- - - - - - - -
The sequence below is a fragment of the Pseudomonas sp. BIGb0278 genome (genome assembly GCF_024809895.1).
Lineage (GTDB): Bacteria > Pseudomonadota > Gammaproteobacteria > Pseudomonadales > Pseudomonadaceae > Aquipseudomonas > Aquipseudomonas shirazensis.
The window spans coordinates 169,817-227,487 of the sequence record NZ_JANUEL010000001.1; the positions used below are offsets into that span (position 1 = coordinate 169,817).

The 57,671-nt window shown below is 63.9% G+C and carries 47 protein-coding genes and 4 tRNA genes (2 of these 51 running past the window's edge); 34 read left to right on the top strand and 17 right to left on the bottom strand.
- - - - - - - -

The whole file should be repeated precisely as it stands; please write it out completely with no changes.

The sequence below is a fragment of the Pseudomonas sp. BIGb0278 genome (genome assembly GCF_024809895.1).
Lineage (GTDB): Bacteria > Pseudomonadota > Gammaproteobacteria > Pseudomonadales > Pseudomonadaceae > Aquipseudomonas > Aquipseudomonas shirazensis.
The window spans coordinates 169,817-227,487 of the sequence record NZ_JANUEL010000001.1; the positions used below are offsets into that span (position 1 = coordinate 169,817).

The 57,671-nt window shown below is 63.9% G+C and carries 47 protein-coding genes and 4 tRNA genes (2 of these 51 running past the window's edge); 34 read left to right on the top strand and 17 right to left on the bottom strand.